The Vaghelas were an Indian dynasty of Gujarat. The Vaghelas were based in the town of Dholka, and were feudatories of the Solanki dynasty, who ruled Gujarat from the 10th to the 13th centuries.
The Solanki went into decline in the thirteenth century, and by 1243 the Vaghelas were firmly in control of Gujarat. They restored stability to Gujarat for the latter half of the 13th century, and the Vaghela kings and officials were dedicated patrons of the arts and temple-building. They established a rather short-lived (76 years) but powerful dynasty.
The two rulers of this dynasty, Virdhaval and Vishaldev, were responsible for consolidating the stabilizing the prosperity of Gujarat after the fall of the Solankis. Virdhaval was the first Vaghela king, and two of his Jain minister brothers, who were also his two distinguished Dewans (chief ministers), Vastupal and Tejpal, built the exquisite Dilwara Temples on Mount Abu inRajasthan, and temples at the Girnar and Shetrunjay hills. His successor Vishaldev built temples at Dabhoi and founded Vishalnagar. Karandev was the last Vaghela king and also the last Hindu ruler of Gujarat, who died in the 1304 conquest of Gujarat by Ala-ud-din Khilji, Sultan of Delhi. With his defeat Gujarat not only became part of the Muslim empire but the Rajput hold over Gujarat lost for ever.
Vaghela is a Kshatriya name. It is one of the four varnas (Social Orders) in Hinduism. It constitutes the military and noble order of the traditional Vedic-Hindu social system as outlined by the Vedas and the Laws of Manu. Lord Rama, Lord Krishna, Lord Buddha and Lord Mahavira all belonged to this social order.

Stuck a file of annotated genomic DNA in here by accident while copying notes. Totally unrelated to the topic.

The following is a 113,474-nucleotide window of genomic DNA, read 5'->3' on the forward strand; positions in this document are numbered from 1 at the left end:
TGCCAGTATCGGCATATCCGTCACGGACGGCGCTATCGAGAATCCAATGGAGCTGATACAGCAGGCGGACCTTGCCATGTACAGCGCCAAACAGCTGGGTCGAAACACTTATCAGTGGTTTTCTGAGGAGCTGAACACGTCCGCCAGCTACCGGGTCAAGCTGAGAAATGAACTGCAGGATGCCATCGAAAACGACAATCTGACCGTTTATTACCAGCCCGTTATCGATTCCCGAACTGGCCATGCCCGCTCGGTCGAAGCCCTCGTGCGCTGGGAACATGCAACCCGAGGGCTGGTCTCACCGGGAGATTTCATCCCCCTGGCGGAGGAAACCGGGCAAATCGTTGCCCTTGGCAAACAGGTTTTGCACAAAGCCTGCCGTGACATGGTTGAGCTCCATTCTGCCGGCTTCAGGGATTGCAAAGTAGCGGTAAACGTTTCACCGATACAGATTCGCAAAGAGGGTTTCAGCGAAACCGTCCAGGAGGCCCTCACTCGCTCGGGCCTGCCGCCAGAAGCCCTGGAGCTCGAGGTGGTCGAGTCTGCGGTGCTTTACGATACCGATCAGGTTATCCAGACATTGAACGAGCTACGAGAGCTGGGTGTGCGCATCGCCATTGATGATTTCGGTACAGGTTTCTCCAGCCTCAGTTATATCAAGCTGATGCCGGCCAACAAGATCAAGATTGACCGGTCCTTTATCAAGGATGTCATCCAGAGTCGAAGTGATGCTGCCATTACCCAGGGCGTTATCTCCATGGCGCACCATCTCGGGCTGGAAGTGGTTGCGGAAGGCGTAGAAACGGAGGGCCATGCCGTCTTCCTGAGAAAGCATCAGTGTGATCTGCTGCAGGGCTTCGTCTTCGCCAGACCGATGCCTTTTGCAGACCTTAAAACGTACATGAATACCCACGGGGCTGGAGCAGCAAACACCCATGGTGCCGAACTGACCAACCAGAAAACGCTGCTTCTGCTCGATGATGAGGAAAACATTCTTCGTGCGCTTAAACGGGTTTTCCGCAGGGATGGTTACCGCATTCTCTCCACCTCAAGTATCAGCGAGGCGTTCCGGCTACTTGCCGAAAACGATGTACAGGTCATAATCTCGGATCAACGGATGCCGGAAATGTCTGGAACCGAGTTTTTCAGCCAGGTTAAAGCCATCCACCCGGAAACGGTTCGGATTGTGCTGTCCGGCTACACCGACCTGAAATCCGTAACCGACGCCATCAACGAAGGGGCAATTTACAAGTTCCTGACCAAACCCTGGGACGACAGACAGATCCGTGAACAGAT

Initially in ancient Vedic society, this positions was achieved on the merits of a person's aptitude (guna), conduct (karma), and nature (swabhava). Over the years it became hereditary.
The Mughal Empire was the dominant power in the Indian subcontinent between the mid-16th century and the early 18th century. Founded in 1526, it officially survived until 1858, when it was supplanted by the British Raj.
The dynasty is sometimes referred to as the Timurid dynasty as Babur was descended from Timur.
The Mughal dynasty was founded when Babur, hailing from Ferghana (Modern Uzbekistan), invaded parts of northern India and defeated Ibrahim Shah Lodhi, the ruler of Delhi, at the First Battle of Panipat in 1526. The Mughal Empire superseded the Delhi Sultanate as rulers of northern India. In time, the state thus founded by Babur far exceeded the bounds of the Delhi Sultanate, eventually encompassing a major portion of India and earning the appellation of Empire. A brief interregnum (1540-1555) during the reign of Babur's son, Humayun, saw the rise of the Afghan Suri Dynasty under Sher Shah Suri, a competent and efficient ruler in his own right. However, Sher Shah's untimely death and the military incompetence of his successors enabled Humayun to regain his throne in 1555. However, Humayun died a few months later, and was succeeded by his son, the 13-year-old Akbar the Great.